|deltoid, middle fibers||Arises from the lateral margin and upper surface of the acromion.||The middle fibres are involved in shoulder abduction when the shoulder is internally rotated, are involved in shoulder flexion when the shoulder is internally rotated, and are involved in shoulder transverse abduction (shoulder externally rotated) – but are not utilized significantly during strict transverse extension (shoulder internally rotated).|
|deltoid, posterior fibers||Arises from the lower lip of the posterior border of the spine of the scapula, as far back as the triangular surface at its medial end.||The posterior fibres are strongly involved in transverse extension particularly since the latissimus dorsi muscle is very weak in strict transverse extension. The posterior deltoid is also the primary shoulder hyperextensor.|
The muscles of the rotator cuff are supraspinatus, subscapularis, infraspinatus, and teres minor, all contributing to the stability of the shoulder. The cuff adheres to the glenohumeral capsule and attaches to the humeral head. The upper edge of the subscapularis tendon and anterior edge of the supraspinatus muscle, delineate a triangular space at the humeral head called the rotator interval. The cuff plays two main roles:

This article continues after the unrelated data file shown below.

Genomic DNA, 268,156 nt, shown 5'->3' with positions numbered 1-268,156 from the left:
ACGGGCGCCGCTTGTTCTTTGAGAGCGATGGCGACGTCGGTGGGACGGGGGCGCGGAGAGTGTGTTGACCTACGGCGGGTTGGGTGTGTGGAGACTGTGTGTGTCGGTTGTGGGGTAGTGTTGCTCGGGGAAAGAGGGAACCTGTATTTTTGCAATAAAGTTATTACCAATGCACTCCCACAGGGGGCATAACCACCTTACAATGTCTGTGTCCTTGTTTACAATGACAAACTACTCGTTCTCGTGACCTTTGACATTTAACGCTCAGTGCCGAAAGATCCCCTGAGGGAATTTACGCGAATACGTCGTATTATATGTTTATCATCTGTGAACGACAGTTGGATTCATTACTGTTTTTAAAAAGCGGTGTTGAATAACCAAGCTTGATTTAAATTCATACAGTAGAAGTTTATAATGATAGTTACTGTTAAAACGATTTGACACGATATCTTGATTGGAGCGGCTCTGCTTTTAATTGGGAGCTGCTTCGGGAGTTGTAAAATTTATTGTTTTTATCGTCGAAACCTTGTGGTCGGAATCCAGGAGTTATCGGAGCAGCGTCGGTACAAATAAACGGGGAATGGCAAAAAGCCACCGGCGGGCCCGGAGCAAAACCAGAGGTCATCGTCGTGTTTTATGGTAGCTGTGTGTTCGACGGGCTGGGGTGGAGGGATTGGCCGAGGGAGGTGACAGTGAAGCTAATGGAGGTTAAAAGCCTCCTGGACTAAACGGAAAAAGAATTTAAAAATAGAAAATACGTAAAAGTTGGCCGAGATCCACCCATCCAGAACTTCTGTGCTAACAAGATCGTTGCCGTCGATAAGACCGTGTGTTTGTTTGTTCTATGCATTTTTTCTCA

The cuff centers the humeral head in the glenoid cavity and prevents upward migration of the humeral head caused by the pull of the deltoid muscle at the beginning of arm elevation. Furthermore, the infraspinatus and the teres minor, along with the anterior fibers of the deltoid muscle, are responsible for external rotation of the arm.
The four tendons of these muscles converge to form the rotator cuff tendon. These tendinous insertions along with the articular capsule, the coracohumeral ligament, and the glenohumeral ligament complex, blend into a confluent sheet before insertion into the humeral tuberosities. The insertion site of the rotator cuff tendon at the greater tuberosity is often referred to as the footprint. The infraspinatus and teres minor fuse near their musculotendinous junctions, while the supraspinatus and subscapularis tendons join as a sheath that surrounds the biceps tendon at the entrance of the bicipital groove. The supraspinatus is most commonly involved in a rotator cuff tear.
The insertions sites of the supraspinatus and infraspinatus tendons have been further described as a five-layer structure, providing a glimpse into the various types of tears that can form given the different fiber characteristics of each layer.